9. Bringing vacant and derelict land back into effective use can contribute to area regeneration and improvements in the physical environment in support of the 'people and places' emphasis of the social justice strategy. The new uses of reclaimed land range from agriculture and forestry, to business and industry, residential, recreation and leisure, nature conservation and community uses. Of the land brought back into use in 2000-2001 32 per cent (253 ha) was for residential development, 16 per cent (129ha) was for mineral activity, 15 per cent (121ha) for agriculture, 14 per cent (111ha) for various business and industrial uses and 8 per cent (60ha) for recreation, leisure and passive open space.

National Planning Policy and Advice

10. National planning policy places a priority on the reuse of vacant and derelict land, both as a contribution to regeneration and renewal and as a means of meeting market demand for development land in urban areas and reducing the pressure for development of greenfield sites. The need to make best use of existing urban areas and to seek to reuse brownfield land (which includes vacant and derelict land) is an integral part of Executive planning guidance and advice.

11. NPPG1: The Planning System establishes the overall commitment of the planning system to the rehabilitation of vacant and derelict land. Two of the key objectives of sustainable development which can be tackled through the planning system are the promotion of regeneration and the full and appropriate use of land, buildings and infrastructure and the promotion of the use of previously developed land and minimising greenfield development.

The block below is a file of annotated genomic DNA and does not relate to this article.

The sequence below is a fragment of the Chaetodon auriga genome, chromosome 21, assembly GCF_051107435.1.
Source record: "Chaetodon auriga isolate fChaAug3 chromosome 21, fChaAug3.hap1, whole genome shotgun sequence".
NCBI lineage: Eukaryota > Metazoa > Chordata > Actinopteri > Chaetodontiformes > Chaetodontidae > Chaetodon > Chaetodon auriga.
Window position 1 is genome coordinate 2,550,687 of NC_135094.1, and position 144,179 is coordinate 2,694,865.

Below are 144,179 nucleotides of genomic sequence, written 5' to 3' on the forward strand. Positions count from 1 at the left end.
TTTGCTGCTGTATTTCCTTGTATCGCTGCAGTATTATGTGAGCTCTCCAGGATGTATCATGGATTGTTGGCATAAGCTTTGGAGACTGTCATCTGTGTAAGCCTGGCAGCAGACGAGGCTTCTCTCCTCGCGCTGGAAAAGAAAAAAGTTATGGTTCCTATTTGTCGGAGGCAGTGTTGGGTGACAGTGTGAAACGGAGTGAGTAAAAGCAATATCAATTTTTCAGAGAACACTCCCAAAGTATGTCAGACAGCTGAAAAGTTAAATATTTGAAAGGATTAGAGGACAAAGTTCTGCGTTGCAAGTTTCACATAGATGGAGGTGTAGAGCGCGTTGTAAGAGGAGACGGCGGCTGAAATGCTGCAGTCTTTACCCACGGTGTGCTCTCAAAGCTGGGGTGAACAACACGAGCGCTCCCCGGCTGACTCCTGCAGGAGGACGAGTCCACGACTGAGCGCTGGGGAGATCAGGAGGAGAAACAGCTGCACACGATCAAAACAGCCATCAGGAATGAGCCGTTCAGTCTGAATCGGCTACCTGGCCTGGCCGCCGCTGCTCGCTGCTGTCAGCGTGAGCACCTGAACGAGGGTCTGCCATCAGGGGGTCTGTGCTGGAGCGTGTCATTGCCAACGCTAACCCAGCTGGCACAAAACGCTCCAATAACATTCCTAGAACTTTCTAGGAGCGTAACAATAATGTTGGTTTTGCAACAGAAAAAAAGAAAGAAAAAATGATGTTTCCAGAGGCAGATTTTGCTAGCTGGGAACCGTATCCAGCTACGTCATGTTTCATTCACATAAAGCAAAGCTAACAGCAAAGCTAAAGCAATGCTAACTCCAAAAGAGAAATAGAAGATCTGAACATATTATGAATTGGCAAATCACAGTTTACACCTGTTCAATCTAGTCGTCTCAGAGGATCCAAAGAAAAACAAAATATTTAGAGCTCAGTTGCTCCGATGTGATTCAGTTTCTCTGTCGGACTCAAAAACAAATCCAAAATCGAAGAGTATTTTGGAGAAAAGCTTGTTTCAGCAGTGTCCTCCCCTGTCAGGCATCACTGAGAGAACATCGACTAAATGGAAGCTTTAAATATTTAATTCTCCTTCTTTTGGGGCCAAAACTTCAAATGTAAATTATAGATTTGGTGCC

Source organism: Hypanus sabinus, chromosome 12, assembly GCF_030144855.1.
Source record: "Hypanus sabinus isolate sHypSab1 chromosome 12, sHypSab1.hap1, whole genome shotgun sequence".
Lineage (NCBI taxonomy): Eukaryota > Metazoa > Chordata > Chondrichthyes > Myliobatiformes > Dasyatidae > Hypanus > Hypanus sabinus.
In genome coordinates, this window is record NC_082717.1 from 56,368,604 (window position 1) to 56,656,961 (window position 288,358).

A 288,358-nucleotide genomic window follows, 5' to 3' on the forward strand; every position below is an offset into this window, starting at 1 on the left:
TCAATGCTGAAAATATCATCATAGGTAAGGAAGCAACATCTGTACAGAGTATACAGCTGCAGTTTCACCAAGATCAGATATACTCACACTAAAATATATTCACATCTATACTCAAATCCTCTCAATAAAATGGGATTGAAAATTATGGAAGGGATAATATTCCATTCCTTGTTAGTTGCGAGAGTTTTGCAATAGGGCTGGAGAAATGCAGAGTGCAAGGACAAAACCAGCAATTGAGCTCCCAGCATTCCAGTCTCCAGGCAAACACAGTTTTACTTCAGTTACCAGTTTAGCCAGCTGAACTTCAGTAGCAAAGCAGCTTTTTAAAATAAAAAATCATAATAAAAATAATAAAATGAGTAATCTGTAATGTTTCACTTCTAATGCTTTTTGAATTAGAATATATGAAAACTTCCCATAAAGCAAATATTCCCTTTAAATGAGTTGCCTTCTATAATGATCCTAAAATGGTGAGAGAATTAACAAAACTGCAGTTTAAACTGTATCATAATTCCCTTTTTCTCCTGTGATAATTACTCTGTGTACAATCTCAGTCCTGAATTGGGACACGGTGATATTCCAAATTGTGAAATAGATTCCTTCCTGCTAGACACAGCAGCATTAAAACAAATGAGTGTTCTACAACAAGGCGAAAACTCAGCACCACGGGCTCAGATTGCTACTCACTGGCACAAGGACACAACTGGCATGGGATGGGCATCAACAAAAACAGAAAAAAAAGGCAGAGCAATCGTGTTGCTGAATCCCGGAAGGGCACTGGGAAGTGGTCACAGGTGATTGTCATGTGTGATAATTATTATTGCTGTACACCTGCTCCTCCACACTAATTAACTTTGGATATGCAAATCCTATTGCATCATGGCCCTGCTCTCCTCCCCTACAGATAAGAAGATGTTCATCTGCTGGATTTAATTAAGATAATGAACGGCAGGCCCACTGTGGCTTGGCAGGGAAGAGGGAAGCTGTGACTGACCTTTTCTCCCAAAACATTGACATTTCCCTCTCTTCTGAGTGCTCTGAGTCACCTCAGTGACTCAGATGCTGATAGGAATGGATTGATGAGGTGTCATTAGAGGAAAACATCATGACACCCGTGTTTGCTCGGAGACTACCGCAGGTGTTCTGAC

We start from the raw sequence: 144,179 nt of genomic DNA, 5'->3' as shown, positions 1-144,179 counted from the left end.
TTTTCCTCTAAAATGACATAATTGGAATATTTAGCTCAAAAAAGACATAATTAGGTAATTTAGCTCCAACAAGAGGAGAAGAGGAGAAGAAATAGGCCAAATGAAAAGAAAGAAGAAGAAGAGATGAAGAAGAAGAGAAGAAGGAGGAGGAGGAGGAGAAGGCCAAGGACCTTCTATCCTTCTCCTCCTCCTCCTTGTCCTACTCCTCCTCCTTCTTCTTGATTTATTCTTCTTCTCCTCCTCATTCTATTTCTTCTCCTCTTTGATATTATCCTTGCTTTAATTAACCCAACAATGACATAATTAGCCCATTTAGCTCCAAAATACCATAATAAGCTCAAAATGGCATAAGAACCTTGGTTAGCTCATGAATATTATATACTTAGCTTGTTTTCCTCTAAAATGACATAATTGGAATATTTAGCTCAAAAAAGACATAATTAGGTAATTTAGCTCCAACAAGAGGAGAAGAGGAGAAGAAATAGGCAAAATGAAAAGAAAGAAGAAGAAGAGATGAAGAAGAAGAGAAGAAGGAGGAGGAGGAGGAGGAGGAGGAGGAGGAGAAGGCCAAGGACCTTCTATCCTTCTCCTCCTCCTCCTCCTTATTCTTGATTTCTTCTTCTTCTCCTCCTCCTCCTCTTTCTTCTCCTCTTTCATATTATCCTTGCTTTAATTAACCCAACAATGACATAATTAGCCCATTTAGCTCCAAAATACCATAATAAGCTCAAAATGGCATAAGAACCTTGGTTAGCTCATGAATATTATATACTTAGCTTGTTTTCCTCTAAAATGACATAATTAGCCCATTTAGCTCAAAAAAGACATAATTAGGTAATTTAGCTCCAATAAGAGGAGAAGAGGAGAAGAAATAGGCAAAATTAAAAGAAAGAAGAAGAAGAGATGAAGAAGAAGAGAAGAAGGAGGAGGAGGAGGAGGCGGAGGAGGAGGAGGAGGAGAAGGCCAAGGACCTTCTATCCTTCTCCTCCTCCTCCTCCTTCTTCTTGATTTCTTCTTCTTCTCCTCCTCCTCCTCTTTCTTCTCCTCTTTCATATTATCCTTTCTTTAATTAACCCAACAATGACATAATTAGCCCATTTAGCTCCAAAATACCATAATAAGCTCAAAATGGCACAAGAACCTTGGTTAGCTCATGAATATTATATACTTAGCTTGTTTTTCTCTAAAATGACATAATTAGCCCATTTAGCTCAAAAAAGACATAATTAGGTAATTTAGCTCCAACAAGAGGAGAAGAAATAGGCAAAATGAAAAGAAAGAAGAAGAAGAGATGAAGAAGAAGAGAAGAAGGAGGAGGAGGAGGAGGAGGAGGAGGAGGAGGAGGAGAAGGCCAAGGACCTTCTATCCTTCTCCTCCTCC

12. NPPG2: Business and Industry highlights vacant and derelict land as a wasted resource and acknowledges that industry and business have a wide range of needs which cannot all be met on rejuvenated sites, but the aim in the longer term is to increase the supply from this source by investing in environmental improvement.

13. NPPG3: Land for Housing recognises the important and effective contribution brownfield sites (including vacant and derelict sites) have made, and can still make to the supply of land for housing. The benefits to regeneration and the local environment are reinforced, as are the benefits of better use of existing infrastructure, reduced need to travel and reduced pressure on greenfield sites. The policy clearly states that as much of the demand for new housing as possible should be met from brownfield sites. The possible need for assistance for developers in clearing dereliction or contamination is also discussed.